Youth Week Writing Competition


2009 Competition Finalists Winners Daniel Bishara (18 years), Equal First Place for his poem, Flashback. Paul Boustani (17 years), Equal First Place for his poem, Swirly, Bright Entity. Rebekah Bojkovska (13 years), Outstanding Junior Writer for her short story, Life after Learning.

Highly Commended Rifat Kibria (19 years), Highly Commended for his short story, The Life of Nick Rossi. Stephanie Pawlowski (14 years), Highly Commended for her short story, Guilt. Shannan Nettleship (13 years), Highly Commended for her poem, Tiger Rising. Arthur Wang (19 years), Highly Commended for his short story, Leap of Faith. Nicole Chahine (19 years), Highly Commended for her short story, Aunt Sally. Kate Kovalik (14 years), Highly Commended for her short story, The Stealth of Sundown.


Youth Week Writing Competition This year I was pleased to be involved with the 2009 Youth Week activities for Bankstown. As part of Youth Week, Bankstown ran a creative writing competition to search for the very best undiscovered creative writers across the region. The competition provided an opportunity for young people to express their ideas and views and for the wider community to listen to young people and acknowledge their positive contributions. The competition was open to any young person aged between twelve and twentyfour years old and needed to include the words “make a move”. Competition judges included myself, Mohammed Ahmad, editor of Westside and Roslyn Oades, sub editor of Westside. The responses we received were tremendous. Poems, short stories, and articles were entered by young people aged nine years and up from all across Bankstown. The standard of writing was outstanding. Thanks to the committed teachers, parents, friends and judges for making this competition a huge success, but most importantly, thanks and recognition is due to the inspiring writers who entered. I hope you enjoy reading our finalists. I’m confident these writers will be producing some of the best creative writing across Sydney in the years ahead.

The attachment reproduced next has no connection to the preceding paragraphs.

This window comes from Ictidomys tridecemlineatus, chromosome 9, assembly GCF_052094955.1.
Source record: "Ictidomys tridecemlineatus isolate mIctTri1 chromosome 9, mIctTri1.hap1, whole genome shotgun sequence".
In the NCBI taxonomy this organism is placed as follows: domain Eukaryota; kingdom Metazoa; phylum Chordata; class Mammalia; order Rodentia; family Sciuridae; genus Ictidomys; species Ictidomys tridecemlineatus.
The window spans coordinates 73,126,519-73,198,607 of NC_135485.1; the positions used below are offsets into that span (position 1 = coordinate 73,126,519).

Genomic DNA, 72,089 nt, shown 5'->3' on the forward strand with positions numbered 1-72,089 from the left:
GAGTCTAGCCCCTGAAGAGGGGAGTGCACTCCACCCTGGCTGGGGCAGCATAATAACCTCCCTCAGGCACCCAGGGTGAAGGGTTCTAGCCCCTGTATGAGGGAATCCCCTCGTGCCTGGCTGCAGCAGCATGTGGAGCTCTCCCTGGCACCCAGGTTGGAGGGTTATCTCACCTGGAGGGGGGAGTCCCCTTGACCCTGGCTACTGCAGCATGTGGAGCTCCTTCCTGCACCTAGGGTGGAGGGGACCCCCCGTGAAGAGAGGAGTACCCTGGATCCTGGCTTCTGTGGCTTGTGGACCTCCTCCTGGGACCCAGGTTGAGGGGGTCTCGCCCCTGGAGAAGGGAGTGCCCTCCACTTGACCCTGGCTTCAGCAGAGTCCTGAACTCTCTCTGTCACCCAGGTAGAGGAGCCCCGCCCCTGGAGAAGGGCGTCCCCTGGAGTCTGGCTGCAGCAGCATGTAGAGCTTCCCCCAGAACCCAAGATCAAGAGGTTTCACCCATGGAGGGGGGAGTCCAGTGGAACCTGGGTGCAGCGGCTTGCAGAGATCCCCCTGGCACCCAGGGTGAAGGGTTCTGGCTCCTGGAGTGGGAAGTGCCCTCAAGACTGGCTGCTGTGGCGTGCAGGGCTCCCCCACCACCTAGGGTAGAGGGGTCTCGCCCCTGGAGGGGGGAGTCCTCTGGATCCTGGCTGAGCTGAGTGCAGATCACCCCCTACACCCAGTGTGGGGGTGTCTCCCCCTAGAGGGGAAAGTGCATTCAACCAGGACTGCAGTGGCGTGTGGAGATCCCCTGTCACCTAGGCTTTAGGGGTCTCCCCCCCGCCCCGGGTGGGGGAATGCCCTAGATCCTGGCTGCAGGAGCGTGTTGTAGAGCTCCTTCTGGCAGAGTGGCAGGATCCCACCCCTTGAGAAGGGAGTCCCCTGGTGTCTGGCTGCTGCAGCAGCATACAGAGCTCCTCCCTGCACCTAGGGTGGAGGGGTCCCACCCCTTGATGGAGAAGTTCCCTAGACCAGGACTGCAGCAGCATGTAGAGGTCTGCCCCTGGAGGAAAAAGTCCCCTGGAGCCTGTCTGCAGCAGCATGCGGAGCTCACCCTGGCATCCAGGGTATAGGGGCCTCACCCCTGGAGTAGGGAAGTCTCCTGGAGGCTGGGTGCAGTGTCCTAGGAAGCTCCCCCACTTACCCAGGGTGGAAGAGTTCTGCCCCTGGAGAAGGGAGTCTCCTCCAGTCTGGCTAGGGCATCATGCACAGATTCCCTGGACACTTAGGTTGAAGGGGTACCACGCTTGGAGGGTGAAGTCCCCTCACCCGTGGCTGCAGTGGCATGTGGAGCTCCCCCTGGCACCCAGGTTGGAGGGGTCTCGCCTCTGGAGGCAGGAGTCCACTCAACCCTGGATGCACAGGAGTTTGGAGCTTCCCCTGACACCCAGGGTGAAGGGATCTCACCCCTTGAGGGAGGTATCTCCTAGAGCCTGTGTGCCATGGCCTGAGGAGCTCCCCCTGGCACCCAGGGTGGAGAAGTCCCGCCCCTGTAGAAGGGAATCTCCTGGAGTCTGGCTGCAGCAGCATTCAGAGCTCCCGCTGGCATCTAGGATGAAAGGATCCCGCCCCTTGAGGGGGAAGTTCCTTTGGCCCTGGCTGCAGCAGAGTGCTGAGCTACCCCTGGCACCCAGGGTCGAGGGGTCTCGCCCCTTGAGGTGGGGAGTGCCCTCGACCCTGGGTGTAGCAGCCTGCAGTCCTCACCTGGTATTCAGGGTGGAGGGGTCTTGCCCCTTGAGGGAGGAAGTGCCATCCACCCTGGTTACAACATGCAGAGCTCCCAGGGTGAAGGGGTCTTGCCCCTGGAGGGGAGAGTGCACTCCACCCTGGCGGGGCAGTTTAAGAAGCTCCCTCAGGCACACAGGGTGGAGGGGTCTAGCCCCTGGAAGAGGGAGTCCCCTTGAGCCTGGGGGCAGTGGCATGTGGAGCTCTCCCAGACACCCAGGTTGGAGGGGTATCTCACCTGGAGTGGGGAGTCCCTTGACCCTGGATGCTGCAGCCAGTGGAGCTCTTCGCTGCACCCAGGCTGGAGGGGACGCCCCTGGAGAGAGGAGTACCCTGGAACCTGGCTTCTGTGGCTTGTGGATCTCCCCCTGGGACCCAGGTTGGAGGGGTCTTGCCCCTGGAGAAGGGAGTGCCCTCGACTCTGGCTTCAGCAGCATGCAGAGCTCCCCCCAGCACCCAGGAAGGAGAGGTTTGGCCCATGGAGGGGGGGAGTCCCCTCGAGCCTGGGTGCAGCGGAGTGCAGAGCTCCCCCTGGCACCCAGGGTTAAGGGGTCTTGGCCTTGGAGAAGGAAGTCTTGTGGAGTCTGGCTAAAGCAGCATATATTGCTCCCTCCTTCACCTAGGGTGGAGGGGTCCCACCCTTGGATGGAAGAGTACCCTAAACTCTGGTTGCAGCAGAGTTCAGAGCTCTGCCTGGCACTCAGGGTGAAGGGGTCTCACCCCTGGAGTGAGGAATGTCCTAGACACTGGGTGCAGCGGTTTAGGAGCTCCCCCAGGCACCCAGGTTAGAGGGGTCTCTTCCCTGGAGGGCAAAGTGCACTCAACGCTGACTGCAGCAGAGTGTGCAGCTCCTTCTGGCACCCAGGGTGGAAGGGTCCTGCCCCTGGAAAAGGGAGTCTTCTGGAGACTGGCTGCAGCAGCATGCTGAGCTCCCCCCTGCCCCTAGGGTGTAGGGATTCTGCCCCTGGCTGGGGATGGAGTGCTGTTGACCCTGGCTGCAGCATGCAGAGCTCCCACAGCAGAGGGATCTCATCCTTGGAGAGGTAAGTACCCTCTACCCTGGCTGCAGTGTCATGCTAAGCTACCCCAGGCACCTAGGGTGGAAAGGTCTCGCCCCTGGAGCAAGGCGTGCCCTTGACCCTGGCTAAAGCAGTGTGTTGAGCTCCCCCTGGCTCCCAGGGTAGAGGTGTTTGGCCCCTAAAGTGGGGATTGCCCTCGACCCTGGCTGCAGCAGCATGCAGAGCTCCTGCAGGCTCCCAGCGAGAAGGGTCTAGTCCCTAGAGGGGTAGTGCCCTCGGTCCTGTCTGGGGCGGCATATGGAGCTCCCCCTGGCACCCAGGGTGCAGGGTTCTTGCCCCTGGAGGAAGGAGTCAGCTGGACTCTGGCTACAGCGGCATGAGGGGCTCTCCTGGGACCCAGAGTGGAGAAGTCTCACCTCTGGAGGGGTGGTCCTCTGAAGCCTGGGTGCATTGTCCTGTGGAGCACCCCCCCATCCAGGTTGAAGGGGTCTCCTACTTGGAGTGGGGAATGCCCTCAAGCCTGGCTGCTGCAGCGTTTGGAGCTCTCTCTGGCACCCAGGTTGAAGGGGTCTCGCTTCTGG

Justine Foo Community Development Officer for Youth Bankstown City Council T: (02) 9707 9605 F: (02) 9707 9554


Flashback by Daniel Bishara Blood stains my knuckles, blinds my eyes with the madness of my fury. My face contorts into a perfect picture of pure, animalistic rage. There’s no method to my madness. All I want to do is make him hurt. To make him suffer, to bleed and to cry as my fury reigns upon his now horribly disfigured visage. My reason, lost to memory. All there is left … Crack. Anger, hatred. Crack. Insatiable rage. Crack. Revenge, my bloodthirst, my purpose. Crack. Fuck world justice, it’s my turn. I look down at my knuckles. The kid’s tears morphing into the soundtrack of my childhood, the world warping into an unimaginable mass of ever-shifting contours and intangible blurs, my mind stepping back in time. I become that faceless kid. I become the pain. I bear the brunt of the fury once more. The image finally settles, body bracing for impact. Crack. My dreams.

“You’ll never amount to anything!”

Crack. My innocence.

Crack. My identity.

“Nothing but a waste of time!”

Crack. My purpose.

“Just stay the fuck out of my way.”


“You’re a stupid piece of shit!”

For a split second, the image of my fist and the fist of my father, my beloved creator, my guide and carer, are superimposed. For that split second, I know exactly how he felt as he unburdened his drunken anger towards me, just as mine delivers a final blow to that faceless kid before me. All he fathered was my insanity. All he created was this monster inside, this monster that is I! My guide? His only path was madness! My carer? All he cared about was himself. Four broken knuckles. Four pieces lost. That kid … He’s just like me. Why doesn’t he make a move? Why doesn’t he do what I could never do? But it’s too late. Now it’s my turn. My turn to be the monster. My turn to create hell. Like father, Like son.


Swirly, Bright Entity by Paul Boustani A pulsing Dominating her senses Drumming sharply on her veins She flexes her arms The music begins And so too her dance Her dance of darkness With an awe-filled crowd Silence, as of death The spotlight shines bright on her naked skin Stiff as though of stone And so it begins The swirling, bright entity As though a liquid so bright Fills in her veins Oppressing her blood In agony The shatter of drums Resonating across the walls Of high-pitched entities


Of which is the cue For her to make a move Inhaling the elements She creates her life-change With sorrow Of which her beauty exemplifies And is overcome She begins her dance of magic Slowly and quickly Her power wanes With a last mind-piece of flowing ember She falls and dies. As the swirly, bright entity Dims and fades away.